image of sculpture the way

The Way


The Way has long stood as an acting symbol for the park, projecting in all directions. This monumental work, in part, is meant to represent the awe-inspiring impact of classical Greek temples and mammoth Gothic-style cathedrals. The massive crumpled cylinders are welded together and placed to resemble a post and lintel architectural system.

Alexander Leiberman

image of sculpture ada's will

Ada's Will

Laumeier Sculpture Park Commission with funds from the Mark Twain Laumeier Endowment Fund.

Jene highstein

image of sculpture knots


Knots deftly re-spins hardcore industrial material as flimsy pool noodles. The entwined bundle of steel tubes exemplifies the multi-layered concept of birth, the entanglement of human emotions, and our inability, at times, to resolve feelings or articulate thoughts.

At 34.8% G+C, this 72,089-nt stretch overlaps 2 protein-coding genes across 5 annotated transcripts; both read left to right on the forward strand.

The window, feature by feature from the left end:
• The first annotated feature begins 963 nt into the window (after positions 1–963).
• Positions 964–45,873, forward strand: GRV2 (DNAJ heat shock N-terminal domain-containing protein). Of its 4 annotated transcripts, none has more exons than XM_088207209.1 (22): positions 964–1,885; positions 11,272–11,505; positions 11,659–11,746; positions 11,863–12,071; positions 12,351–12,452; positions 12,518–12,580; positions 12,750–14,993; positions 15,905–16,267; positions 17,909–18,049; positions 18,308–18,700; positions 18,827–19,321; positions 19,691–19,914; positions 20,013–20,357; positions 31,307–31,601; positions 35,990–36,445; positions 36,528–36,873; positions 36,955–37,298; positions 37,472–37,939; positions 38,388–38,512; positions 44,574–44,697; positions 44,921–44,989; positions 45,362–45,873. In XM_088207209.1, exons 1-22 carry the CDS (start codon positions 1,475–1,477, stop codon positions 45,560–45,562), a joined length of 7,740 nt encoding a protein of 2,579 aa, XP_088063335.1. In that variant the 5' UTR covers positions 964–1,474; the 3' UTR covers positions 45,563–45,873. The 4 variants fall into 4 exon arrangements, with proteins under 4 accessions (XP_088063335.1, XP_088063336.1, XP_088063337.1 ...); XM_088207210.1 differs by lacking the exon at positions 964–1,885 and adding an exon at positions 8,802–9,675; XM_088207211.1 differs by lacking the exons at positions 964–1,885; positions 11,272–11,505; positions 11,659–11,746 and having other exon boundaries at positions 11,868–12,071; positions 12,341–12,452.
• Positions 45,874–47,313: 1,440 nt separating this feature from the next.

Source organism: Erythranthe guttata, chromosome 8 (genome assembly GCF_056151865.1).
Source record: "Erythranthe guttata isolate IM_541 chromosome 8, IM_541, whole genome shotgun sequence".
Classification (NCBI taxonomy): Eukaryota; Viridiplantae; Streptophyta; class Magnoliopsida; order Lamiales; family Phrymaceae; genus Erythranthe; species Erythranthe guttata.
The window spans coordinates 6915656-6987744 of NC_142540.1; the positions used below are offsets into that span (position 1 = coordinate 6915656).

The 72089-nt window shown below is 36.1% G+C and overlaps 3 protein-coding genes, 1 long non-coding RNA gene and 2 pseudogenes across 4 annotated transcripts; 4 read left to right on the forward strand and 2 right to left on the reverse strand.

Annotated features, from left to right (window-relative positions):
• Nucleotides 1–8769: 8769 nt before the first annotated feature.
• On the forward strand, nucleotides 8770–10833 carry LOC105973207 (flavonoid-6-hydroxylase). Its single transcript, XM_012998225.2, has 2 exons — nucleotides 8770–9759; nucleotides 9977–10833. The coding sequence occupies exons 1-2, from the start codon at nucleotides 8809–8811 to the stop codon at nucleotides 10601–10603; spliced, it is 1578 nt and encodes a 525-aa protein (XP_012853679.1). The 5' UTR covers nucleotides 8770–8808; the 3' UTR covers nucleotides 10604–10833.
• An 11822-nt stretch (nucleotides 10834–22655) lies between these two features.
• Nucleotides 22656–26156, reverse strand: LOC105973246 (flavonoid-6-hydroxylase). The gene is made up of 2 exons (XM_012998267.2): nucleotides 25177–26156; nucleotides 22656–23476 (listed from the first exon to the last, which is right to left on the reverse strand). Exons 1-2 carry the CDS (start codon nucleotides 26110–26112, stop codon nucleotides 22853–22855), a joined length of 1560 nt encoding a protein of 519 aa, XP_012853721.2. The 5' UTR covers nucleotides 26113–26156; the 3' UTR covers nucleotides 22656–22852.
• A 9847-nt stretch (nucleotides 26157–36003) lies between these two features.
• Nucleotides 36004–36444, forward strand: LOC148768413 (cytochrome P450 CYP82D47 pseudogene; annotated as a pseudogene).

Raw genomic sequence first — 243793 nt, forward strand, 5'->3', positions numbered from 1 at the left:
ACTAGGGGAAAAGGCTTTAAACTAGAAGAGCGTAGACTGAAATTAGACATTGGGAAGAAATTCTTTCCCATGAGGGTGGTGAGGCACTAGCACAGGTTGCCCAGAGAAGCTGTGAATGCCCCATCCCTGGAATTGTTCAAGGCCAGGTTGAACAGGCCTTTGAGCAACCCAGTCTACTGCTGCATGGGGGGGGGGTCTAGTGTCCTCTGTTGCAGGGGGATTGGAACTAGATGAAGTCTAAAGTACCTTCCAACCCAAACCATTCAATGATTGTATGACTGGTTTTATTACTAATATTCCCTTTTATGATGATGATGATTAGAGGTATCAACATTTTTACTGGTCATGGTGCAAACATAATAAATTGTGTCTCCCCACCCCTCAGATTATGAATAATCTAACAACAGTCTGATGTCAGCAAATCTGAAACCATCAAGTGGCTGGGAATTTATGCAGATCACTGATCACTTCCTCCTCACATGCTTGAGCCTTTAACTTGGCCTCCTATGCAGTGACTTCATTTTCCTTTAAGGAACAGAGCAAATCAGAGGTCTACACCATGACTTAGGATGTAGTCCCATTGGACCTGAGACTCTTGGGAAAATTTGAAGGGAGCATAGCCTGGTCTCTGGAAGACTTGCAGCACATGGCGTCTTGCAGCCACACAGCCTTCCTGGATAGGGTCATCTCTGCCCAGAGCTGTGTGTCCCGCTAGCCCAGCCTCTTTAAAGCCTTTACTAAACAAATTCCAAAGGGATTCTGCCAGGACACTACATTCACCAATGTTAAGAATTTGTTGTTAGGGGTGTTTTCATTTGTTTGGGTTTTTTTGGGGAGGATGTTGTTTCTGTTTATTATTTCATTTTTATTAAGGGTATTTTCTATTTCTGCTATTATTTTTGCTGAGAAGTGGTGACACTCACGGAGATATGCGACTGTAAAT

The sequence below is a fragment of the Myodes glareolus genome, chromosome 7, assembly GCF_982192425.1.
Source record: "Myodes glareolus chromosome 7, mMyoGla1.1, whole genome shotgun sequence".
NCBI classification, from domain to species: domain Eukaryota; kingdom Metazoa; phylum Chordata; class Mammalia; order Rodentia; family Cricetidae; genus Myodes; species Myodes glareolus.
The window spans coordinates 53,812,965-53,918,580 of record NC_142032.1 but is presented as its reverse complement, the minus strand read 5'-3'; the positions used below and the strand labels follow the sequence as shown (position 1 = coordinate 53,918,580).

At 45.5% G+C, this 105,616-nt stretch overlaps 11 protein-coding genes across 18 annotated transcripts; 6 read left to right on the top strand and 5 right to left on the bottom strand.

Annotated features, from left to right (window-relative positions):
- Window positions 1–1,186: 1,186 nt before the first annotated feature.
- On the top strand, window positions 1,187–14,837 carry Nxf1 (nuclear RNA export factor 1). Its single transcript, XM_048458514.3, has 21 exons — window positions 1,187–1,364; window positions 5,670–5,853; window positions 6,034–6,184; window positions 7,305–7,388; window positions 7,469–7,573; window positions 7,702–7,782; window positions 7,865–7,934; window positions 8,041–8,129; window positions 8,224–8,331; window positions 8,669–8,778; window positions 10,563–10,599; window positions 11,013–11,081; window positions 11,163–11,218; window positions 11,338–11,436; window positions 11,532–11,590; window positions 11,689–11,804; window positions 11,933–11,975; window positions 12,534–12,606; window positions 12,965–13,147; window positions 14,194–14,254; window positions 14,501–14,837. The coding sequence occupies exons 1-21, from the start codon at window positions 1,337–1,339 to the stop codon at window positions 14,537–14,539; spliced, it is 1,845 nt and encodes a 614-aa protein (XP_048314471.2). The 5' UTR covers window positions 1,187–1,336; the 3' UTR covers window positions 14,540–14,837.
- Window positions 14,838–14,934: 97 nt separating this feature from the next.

cosimo cavallaro

image of sculpture treetent


Dré Wapenaar's Treetent plays with both the natural forms of habitation built by species that share our world and the abstracted forms of home we humans construct.

dre wapenaar

image of sculpture St. Louie Bones

St. Louie Bones

Seventy feet long, thirteen feet wide and following the contours of an uneven slope in Laumeier’s Way Field, Robert Stackhouse’s St. Louie Bones creates a rippling silhouette on the Park’s landscape.

Robert Stackhouse

image of sculpture ball! ball? wall! wall?

Ball? Ball! Wall? Wall!

Lipski explores how context transforms the meaning of found objects, through a often whimsical combination of materials and site. Ball? Ball! Wall? Wall! looks like an oversized desktop toy or a dropped pearl necklace, but the parts are really recycled steel marine buoys.

Donald Lipski

image of sculpture destino


A pioneer in large-scale abstract expressionism in sculpture, Mark di Suvero works with industrial (found) materials to create monumental works with “presence,” or what he calls “cubist, open spatial sculptures.” Destino is a bold construction characterized by oblique lines and strong diagonals set in angular arrangements that appear precariously balanced, but are in perfect equilibrium.

Mark di Suvero